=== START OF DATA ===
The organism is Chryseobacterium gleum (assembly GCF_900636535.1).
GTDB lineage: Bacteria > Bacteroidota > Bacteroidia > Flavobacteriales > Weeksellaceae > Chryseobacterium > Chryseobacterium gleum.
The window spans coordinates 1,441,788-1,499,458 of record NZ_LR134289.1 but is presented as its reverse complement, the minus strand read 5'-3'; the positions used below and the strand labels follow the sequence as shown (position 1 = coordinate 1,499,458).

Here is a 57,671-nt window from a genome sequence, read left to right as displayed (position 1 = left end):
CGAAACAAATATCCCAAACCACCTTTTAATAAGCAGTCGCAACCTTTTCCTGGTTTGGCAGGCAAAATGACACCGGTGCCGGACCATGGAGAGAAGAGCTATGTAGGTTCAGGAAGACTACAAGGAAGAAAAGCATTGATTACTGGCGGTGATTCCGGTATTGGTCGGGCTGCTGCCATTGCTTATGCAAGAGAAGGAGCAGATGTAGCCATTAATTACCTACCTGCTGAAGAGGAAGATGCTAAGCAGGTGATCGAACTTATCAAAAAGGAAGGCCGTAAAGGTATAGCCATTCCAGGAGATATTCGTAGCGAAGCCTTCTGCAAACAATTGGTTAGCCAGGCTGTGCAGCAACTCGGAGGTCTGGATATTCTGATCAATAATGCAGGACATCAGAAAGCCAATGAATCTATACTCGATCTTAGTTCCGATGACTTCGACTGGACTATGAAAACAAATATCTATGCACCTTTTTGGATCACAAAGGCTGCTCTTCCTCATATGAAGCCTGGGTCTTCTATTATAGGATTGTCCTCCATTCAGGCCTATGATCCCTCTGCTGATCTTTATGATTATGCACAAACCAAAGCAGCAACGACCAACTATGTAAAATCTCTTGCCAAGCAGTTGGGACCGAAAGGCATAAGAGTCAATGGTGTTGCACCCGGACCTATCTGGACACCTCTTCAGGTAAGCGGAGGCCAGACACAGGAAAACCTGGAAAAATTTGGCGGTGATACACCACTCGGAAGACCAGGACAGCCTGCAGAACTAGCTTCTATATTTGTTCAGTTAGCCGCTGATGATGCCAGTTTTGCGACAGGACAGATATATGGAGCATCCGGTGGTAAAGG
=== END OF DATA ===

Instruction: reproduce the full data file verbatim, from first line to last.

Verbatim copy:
The organism is Chryseobacterium gleum (assembly GCF_900636535.1).
GTDB lineage: Bacteria > Bacteroidota > Bacteroidia > Flavobacteriales > Weeksellaceae > Chryseobacterium > Chryseobacterium gleum.
The window spans coordinates 1,441,788-1,499,458 of record NZ_LR134289.1 but is presented as its reverse complement, the minus strand read 5'-3'; the positions used below and the strand labels follow the sequence as shown (position 1 = coordinate 1,499,458).

Here is a 57,671-nt window from a genome sequence, read left to right as displayed (position 1 = left end):
CGAAACAAATATCCCAAACCACCTTTTAATAAGCAGTCGCAACCTTTTCCTGGTTTGGCAGGCAAAATGACACCGGTGCCGGACCATGGAGAGAAGAGCTATGTAGGTTCAGGAAGACTACAAGGAAGAAAAGCATTGATTACTGGCGGTGATTCCGGTATTGGTCGGGCTGCTGCCATTGCTTATGCAAGAGAAGGAGCAGATGTAGCCATTAATTACCTACCTGCTGAAGAGGAAGATGCTAAGCAGGTGATCGAACTTATCAAAAAGGAAGGCCGTAAAGGTATAGCCATTCCAGGAGATATTCGTAGCGAAGCCTTCTGCAAACAATTGGTTAGCCAGGCTGTGCAGCAACTCGGAGGTCTGGATATTCTGATCAATAATGCAGGACATCAGAAAGCCAATGAATCTATACTCGATCTTAGTTCCGATGACTTCGACTGGACTATGAAAACAAATATCTATGCACCTTTTTGGATCACAAAGGCTGCTCTTCCTCATATGAAGCCTGGGTCTTCTATTATAGGATTGTCCTCCATTCAGGCCTATGATCCCTCTGCTGATCTTTATGATTATGCACAAACCAAAGCAGCAACGACCAACTATGTAAAATCTCTTGCCAAGCAGTTGGGACCGAAAGGCATAAGAGTCAATGGTGTTGCACCCGGACCTATCTGGACACCTCTTCAGGTAAGCGGAGGCCAGACACAGGAAAACCTGGAAAAATTTGGCGGTGATACACCACTCGGAAGACCAGGACAGCCTGCAGAACTAGCTTCTATATTTGTTCAGTTAGCCGCTGATGATGCCAGTTTTGCGACAGGACAGATATATGGAGCATCCGGTGGTAAAGG